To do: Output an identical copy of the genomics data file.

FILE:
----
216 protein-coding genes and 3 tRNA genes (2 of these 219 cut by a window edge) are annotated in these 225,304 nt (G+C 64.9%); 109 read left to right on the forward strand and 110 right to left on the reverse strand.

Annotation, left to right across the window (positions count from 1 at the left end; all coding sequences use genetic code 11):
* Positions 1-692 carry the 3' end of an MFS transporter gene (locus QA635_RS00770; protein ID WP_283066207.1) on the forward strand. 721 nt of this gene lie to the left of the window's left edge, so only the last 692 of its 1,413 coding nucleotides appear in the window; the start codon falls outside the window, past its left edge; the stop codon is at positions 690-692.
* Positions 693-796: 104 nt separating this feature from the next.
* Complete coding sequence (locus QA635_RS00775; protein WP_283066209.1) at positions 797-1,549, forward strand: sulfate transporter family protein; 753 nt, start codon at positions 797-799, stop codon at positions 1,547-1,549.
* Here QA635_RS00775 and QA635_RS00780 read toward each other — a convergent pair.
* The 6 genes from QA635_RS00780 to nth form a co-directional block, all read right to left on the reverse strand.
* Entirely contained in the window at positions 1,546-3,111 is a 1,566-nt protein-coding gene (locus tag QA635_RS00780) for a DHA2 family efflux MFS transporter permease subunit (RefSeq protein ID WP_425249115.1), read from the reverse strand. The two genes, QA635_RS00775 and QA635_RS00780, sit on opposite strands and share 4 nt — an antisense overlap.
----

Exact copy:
216 protein-coding genes and 3 tRNA genes (2 of these 219 cut by a window edge) are annotated in these 225,304 nt (G+C 64.9%); 109 read left to right on the forward strand and 110 right to left on the reverse strand.

Annotation, left to right across the window (positions count from 1 at the left end; all coding sequences use genetic code 11):
* Positions 1-692 carry the 3' end of an MFS transporter gene (locus QA635_RS00770; protein ID WP_283066207.1) on the forward strand. 721 nt of this gene lie to the left of the window's left edge, so only the last 692 of its 1,413 coding nucleotides appear in the window; the start codon falls outside the window, past its left edge; the stop codon is at positions 690-692.
* Positions 693-796: 104 nt separating this feature from the next.
* Complete coding sequence (locus QA635_RS00775; protein WP_283066209.1) at positions 797-1,549, forward strand: sulfate transporter family protein; 753 nt, start codon at positions 797-799, stop codon at positions 1,547-1,549.
* Here QA635_RS00775 and QA635_RS00780 read toward each other — a convergent pair.
* The 6 genes from QA635_RS00780 to nth form a co-directional block, all read right to left on the reverse strand.
* Entirely contained in the window at positions 1,546-3,111 is a 1,566-nt protein-coding gene (locus tag QA635_RS00780) for a DHA2 family efflux MFS transporter permease subunit (RefSeq protein ID WP_425249115.1), read from the reverse strand. The two genes, QA635_RS00775 and QA635_RS00780, sit on opposite strands and share 4 nt — an antisense overlap.